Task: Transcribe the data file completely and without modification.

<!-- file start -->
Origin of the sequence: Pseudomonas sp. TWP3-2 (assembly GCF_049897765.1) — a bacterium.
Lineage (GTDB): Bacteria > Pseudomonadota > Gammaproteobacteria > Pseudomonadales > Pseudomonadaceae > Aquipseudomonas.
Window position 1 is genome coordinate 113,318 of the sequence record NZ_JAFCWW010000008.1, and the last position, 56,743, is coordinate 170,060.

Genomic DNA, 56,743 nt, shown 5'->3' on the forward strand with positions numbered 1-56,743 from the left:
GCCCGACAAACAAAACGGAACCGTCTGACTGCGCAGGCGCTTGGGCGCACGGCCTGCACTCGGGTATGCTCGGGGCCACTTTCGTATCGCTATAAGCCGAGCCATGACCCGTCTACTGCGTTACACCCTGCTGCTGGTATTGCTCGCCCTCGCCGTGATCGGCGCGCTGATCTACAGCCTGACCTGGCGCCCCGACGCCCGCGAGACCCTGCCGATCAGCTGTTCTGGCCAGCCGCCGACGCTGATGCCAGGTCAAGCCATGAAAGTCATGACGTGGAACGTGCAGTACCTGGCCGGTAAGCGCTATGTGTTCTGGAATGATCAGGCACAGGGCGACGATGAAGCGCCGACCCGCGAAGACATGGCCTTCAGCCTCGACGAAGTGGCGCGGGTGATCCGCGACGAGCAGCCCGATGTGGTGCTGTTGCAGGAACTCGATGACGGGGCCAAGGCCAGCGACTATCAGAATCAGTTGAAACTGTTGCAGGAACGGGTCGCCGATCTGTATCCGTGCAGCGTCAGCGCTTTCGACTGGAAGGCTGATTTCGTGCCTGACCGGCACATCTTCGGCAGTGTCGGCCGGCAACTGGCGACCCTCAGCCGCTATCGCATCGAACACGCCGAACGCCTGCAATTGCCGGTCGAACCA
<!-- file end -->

Origin of the sequence: Pseudomonas sp. TWP3-2 (assembly GCF_049897765.1) — a bacterium.
Lineage (GTDB): Bacteria > Pseudomonadota > Gammaproteobacteria > Pseudomonadales > Pseudomonadaceae > Aquipseudomonas.
Window position 1 is genome coordinate 113,318 of the sequence record NZ_JAFCWW010000008.1, and the last position, 56,743, is coordinate 170,060.

Genomic DNA, 56,743 nt, shown 5'->3' on the forward strand with positions numbered 1-56,743 from the left:
GCCCGACAAACAAAACGGAACCGTCTGACTGCGCAGGCGCTTGGGCGCACGGCCTGCACTCGGGTATGCTCGGGGCCACTTTCGTATCGCTATAAGCCGAGCCATGACCCGTCTACTGCGTTACACCCTGCTGCTGGTATTGCTCGCCCTCGCCGTGATCGGCGCGCTGATCTACAGCCTGACCTGGCGCCCCGACGCCCGCGAGACCCTGCCGATCAGCTGTTCTGGCCAGCCGCCGACGCTGATGCCAGGTCAAGCCATGAAAGTCATGACGTGGAACGTGCAGTACCTGGCCGGTAAGCGCTATGTGTTCTGGAATGATCAGGCACAGGGCGACGATGAAGCGCCGACCCGCGAAGACATGGCCTTCAGCCTCGACGAAGTGGCGCGGGTGATCCGCGACGAGCAGCCCGATGTGGTGCTGTTGCAGGAACTCGATGACGGGGCCAAGGCCAGCGACTATCAGAATCAGTTGAAACTGTTGCAGGAACGGGTCGCCGATCTGTATCCGTGCAGCGTCAGCGCTTTCGACTGGAAGGCTGATTTCGTGCCTGACCGGCACATCTTCGGCAGTGTCGGCCGGCAACTGGCGACCCTCAGCCGCTATCGCATCGAACACGCCGAACGCCTGCAATTGCCGGTCGAACCA